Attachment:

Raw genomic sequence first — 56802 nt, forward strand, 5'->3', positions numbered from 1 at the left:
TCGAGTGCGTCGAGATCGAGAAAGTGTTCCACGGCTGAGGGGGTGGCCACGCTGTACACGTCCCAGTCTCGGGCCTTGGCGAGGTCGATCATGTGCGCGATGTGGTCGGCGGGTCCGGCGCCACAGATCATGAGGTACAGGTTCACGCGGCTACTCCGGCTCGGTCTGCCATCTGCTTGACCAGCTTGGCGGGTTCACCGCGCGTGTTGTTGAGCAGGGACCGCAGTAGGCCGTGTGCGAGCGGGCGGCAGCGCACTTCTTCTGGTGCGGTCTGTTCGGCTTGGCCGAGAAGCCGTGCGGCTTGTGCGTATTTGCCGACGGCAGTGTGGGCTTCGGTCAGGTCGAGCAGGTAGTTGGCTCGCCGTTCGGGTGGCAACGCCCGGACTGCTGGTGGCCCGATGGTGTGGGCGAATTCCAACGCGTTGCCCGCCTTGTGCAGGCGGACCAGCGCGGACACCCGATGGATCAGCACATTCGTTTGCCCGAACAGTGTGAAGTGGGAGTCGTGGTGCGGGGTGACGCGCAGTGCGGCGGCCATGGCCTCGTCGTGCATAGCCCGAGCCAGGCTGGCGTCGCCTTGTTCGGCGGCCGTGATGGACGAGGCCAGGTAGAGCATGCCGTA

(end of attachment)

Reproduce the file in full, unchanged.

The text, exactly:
Raw genomic sequence first — 56802 nt, forward strand, 5'->3', positions numbered from 1 at the left:
TCGAGTGCGTCGAGATCGAGAAAGTGTTCCACGGCTGAGGGGGTGGCCACGCTGTACACGTCCCAGTCTCGGGCCTTGGCGAGGTCGATCATGTGCGCGATGTGGTCGGCGGGTCCGGCGCCACAGATCATGAGGTACAGGTTCACGCGGCTACTCCGGCTCGGTCTGCCATCTGCTTGACCAGCTTGGCGGGTTCACCGCGCGTGTTGTTGAGCAGGGACCGCAGTAGGCCGTGTGCGAGCGGGCGGCAGCGCACTTCTTCTGGTGCGGTCTGTTCGGCTTGGCCGAGAAGCCGTGCGGCTTGTGCGTATTTGCCGACGGCAGTGTGGGCTTCGGTCAGGTCGAGCAGGTAGTTGGCTCGCCGTTCGGGTGGCAACGCCCGGACTGCTGGTGGCCCGATGGTGTGGGCGAATTCCAACGCGTTGCCCGCCTTGTGCAGGCGGACCAGCGCGGACACCCGATGGATCAGCACATTCGTTTGCCCGAACAGTGTGAAGTGGGAGTCGTGGTGCGGGGTGACGCGCAGTGCGGCGGCCATGGCCTCGTCGTGCATAGCCCGAGCCAGGCTGGCGTCGCCTTGTTCGGCGGCCGTGATGGACGAGGCCAGGTAGAGCATGCCGTA